The solution is for Congress to broaden the definition of an accredited investor for purposes of Regulation D to include persons who have met specific statutory “bright-line” tests for whether an investor has the “knowledge and experience in financial and business matters” and whether the investor “is capable of evaluating the merits and risks of the prospective investment.” For example, Congress could provide that someone is an accredited (or sophisticated) investor for purposes of Regulation D who has (1) passed a test demonstrating the requisite knowledge, such as the General Securities Representative Examination (Series 7), the Securities Analysis Examination (Series 86), or the Uniform Investment Adviser Law Examination (Series 65), or a newly created accredited investor exam that tested for investment knowledge; (2) met relevant educational requirements, such as an advanced degree in finance, accounting, business, or entrepreneurship; or (3) acquired relevant professional certification, accreditation, or licensure, such as being a certified public accountant, chartered financial analyst, certified financial planner, or registered investment adviser.
The Fair Investment Opportunities for Professional Experts Act
In February, the House passed, by a vote of 347 to eight, the Fair Investment Opportunities for Professional Experts Act (H.R. 2187), introduced by Representative David Schweikert (R–AZ). This bill would amend the statutory definition of accredited investor and increase the number of investors who can legally invest in private placements offered pursuant to Regulation D. It would enable certain people who do not have a high income or high net worth to invest in promising-but-high-risk companies. Because it leaves so much discretion to financial regulators, its impact may be large or small.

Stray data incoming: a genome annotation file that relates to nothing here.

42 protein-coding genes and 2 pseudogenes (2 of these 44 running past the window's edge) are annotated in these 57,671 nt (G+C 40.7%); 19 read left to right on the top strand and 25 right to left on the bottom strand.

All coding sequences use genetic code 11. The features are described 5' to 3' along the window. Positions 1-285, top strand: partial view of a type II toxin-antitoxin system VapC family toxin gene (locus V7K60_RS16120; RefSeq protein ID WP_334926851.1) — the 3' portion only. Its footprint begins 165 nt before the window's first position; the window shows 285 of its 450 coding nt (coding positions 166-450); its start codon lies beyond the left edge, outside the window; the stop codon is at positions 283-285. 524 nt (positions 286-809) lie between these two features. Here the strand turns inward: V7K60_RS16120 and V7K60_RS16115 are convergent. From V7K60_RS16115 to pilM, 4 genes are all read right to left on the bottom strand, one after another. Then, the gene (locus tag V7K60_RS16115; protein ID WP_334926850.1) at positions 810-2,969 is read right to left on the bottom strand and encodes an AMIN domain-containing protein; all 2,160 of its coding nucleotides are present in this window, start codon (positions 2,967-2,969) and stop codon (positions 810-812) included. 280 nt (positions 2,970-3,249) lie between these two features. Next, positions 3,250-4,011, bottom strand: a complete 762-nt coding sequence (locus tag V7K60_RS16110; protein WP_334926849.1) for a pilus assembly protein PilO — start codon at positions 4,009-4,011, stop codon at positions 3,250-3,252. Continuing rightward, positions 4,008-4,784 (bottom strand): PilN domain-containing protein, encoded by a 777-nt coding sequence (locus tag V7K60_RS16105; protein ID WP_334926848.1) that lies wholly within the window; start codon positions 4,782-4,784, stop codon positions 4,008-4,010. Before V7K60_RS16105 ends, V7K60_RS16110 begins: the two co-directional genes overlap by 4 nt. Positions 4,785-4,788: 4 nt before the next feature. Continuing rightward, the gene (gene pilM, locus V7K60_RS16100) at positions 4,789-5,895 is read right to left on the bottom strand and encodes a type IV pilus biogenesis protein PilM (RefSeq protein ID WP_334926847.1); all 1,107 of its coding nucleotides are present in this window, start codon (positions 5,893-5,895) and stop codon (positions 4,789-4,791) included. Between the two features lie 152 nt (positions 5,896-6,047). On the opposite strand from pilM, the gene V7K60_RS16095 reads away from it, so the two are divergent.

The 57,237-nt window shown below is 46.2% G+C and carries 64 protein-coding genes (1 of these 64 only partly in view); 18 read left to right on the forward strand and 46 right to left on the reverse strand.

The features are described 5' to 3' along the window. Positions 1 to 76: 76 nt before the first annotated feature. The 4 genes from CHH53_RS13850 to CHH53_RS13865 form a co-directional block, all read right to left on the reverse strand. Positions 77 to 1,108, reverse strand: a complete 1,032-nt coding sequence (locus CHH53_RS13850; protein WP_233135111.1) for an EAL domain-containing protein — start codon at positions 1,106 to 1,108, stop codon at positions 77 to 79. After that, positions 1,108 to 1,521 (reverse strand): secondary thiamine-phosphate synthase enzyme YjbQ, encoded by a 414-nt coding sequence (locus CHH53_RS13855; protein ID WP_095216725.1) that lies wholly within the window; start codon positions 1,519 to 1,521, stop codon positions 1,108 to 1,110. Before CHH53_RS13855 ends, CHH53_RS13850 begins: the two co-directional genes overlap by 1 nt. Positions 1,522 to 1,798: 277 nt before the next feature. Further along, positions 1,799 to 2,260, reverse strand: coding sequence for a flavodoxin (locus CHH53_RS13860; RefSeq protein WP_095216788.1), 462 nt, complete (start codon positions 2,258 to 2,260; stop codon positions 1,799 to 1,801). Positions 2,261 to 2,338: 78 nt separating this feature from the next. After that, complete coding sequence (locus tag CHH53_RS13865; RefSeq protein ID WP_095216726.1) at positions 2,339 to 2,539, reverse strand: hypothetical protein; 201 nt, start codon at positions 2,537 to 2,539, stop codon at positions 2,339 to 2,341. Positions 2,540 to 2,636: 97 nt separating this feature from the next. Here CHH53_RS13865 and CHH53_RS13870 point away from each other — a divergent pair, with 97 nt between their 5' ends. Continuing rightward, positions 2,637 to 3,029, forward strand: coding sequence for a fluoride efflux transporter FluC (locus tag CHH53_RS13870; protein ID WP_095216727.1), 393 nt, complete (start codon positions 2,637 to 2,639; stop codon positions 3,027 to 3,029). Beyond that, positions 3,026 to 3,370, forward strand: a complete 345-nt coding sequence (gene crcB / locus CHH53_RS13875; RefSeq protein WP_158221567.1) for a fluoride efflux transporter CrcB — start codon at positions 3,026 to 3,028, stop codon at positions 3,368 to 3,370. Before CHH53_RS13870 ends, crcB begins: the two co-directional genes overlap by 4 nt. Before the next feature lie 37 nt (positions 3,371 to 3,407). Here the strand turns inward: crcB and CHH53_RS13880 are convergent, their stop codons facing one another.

Probably the most important step the bill takes is to statutorily set the monetary tests for individuals to become accredited investors at their current levels and index them for inflation going forward. There has been a major push by liberal interest groups to radically raise the accredited investor monetary thresholds, potentially reducing the number of people who can invest in private offerings by 60 percent to 70 percent. In December 2015, the SEC released a Dodd–Frank-mandated study of the issue. In that study, the SEC calculates that adjusting the accredited investor thresholds from their current levels for inflation since 1983 to $600,558 in joint income or $2.5 million in residence exclusive net worth would reduce the percentage of households who are eligible to invest in private offerings from 10.1 percent of households to 3.6 percent of households. Put differently, the adjustment would bar over 8 million households from investing in private offerings. By specifying the thresholds statutorily, the bill would prevent the SEC from adopting revised rules, raising the threshold and potentially preventing millions of investors from choosing to invest in private offerings.
The bill would also treat as “sophisticated,” and therefore able to invest in private offerings, registered brokers, registered investment advisers, and “any natural person the SEC determines, by regulation, to have demonstrable education or job experience to qualify such person as having professional knowledge of a subject related to a particular investment, and whose education or job experience is verified by the Financial Industry Regulatory Authority.”